Saturday, May 1, 2010

The Cross in the desert case

5/1/2010—Well, Salazar v. Buono came down last week, essentially allowing the land transfer to the VFW in order to continue to display the cross in the Mojave desert as a WWI memorial. (Technically, it was a remand but the writing is on the wall). No surprise because the cross was clearly being used as a symbol of the dead rather than as a Christian symbol. Here is how I describe the case in my upcoming book, Higher Law in the Public Square:

There are religious symbols which, even without special explanation, are understood to convey mixed religious and secular messages. One such religious symbol that arguably conveys a nonreligious message is a cross used to symbolize the ultimate sacrifice at a war memorial on public land. Such a cross was at issue in Salazar v. Buono, which was decided in April, 2010.

In Buono, the Court faced a complex legal and factual context. In 1934, the VFW erected a Latin cross on federal land in the Mojave National Preserve to honor the dead of W.W.I. In 2002, Federal Judge Robert J. Timlin found that display of the cross on federal land violated the Establishment Clause and granted an injunction ordering the government to remove the cross. Meanwhile, Congress enacted a statute transferring the cross and the land on which it stands to the VFW in exchange for other land of equal value. Judge Timlin then found the land transfer statute unconstitutional and ordered that the 2002 injunction be enforced.

Justice Kennedy, joined by Chief Justice Roberts and Justice Alito in part, found that the Judge should not have enjoined the land transfer without further study because the original decision applied only to a cross on federal land. The land transfer changed the circumstances. The case was remanded to the court below for further consideration because Justices Scalia and Thomas, who found that the plaintiff lacked standing, concurred in the Court’s judgment, thus creating a five-Justice majority. On the other side, Justice Stevens dissented, joined by Justices Ginsburg and Sotomayor, arguing that the land transfer was a violation of the Establishment Clause. Justice Breyer also dissented, albeit on technical grounds of injunction law.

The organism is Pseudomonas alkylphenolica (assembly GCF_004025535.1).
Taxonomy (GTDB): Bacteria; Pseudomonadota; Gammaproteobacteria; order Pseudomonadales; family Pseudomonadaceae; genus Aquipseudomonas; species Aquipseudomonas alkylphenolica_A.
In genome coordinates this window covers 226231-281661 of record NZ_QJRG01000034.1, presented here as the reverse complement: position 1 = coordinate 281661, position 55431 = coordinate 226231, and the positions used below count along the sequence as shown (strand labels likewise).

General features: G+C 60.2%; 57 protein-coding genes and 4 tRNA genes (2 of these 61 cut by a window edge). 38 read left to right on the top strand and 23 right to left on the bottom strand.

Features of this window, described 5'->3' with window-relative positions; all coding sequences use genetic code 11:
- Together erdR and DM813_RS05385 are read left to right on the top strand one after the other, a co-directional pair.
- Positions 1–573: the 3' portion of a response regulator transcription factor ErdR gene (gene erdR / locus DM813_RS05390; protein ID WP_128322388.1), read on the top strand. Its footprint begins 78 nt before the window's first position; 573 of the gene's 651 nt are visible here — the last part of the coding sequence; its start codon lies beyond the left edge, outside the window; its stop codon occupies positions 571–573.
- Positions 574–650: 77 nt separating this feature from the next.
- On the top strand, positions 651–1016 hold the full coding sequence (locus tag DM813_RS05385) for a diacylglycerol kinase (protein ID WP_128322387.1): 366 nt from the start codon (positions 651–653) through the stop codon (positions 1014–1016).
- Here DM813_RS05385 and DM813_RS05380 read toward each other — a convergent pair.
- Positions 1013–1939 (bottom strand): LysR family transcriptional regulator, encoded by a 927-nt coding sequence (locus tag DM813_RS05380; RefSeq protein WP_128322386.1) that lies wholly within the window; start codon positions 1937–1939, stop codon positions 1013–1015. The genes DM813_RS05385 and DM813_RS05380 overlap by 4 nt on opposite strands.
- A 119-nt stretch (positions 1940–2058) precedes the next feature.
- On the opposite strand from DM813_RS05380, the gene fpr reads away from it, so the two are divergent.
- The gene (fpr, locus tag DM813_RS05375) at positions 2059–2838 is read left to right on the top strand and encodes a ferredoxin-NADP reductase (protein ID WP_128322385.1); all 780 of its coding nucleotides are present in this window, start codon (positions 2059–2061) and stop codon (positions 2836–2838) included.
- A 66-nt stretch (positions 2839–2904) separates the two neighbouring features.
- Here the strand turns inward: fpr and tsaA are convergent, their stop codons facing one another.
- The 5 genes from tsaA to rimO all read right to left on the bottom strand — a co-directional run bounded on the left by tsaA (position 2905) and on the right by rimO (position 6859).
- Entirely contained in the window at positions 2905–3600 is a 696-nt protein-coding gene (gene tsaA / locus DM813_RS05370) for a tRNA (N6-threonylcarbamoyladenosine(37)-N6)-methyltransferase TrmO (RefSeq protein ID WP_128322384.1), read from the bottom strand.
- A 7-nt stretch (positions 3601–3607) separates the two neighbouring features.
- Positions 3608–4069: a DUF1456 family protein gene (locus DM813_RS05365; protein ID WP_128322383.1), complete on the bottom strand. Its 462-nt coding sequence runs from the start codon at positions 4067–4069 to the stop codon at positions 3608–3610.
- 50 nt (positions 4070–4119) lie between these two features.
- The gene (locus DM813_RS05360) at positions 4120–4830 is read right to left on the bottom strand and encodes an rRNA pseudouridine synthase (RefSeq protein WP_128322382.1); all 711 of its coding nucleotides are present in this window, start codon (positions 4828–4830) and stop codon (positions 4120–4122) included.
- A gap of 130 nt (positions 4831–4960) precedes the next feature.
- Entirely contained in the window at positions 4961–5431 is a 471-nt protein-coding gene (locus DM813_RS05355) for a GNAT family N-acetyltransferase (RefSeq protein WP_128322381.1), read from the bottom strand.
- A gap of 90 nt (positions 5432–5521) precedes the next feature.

Buono was decided on narrow grounds concerning the private ownership of the land in question. It is clear from the opinions that land transfers in general will not usually decide Establishment Clause issues. That posture of the case kept the fundamental issue from being decided: can government use a cross to honor the dead in war?

That basic issue is clear enough. The cross became a traditional symbol of honoring the dead in America and the West because most of the soldiers were Christian and many of them wanted crosses above their graves. Honoring this wish was no more an endorsement of Christianity than was having military chaplains in the army. The government was accommodating the private religious wishes of its soldiers.

But because military cemeteries thus became the scene of row after row of crosses, the cross became a simple shorthand for honoring the military dead. Think, for example, of the opening lines of perhaps the most famous poem of World War I, In Flanders Fields:

In Flanders fields the poppies blow
Between the crosses, row on row, … .

As Justice Kennedy put it in Buono, “a Latin cross is not merely a reaffirmation of Christian beliefs. It is a symbol often used to honor and respect those whose heroic acts, noble contributions, and patient striving help secure an honored place in history for this Nation and its people. Here, one Latin cross in the desert evokes far more than religion. It evokes thousands of small crosses in foreign fields marking the graves of Americans who fell in battles, battles whose tragedies are compounded if the fallen are forgotten.”

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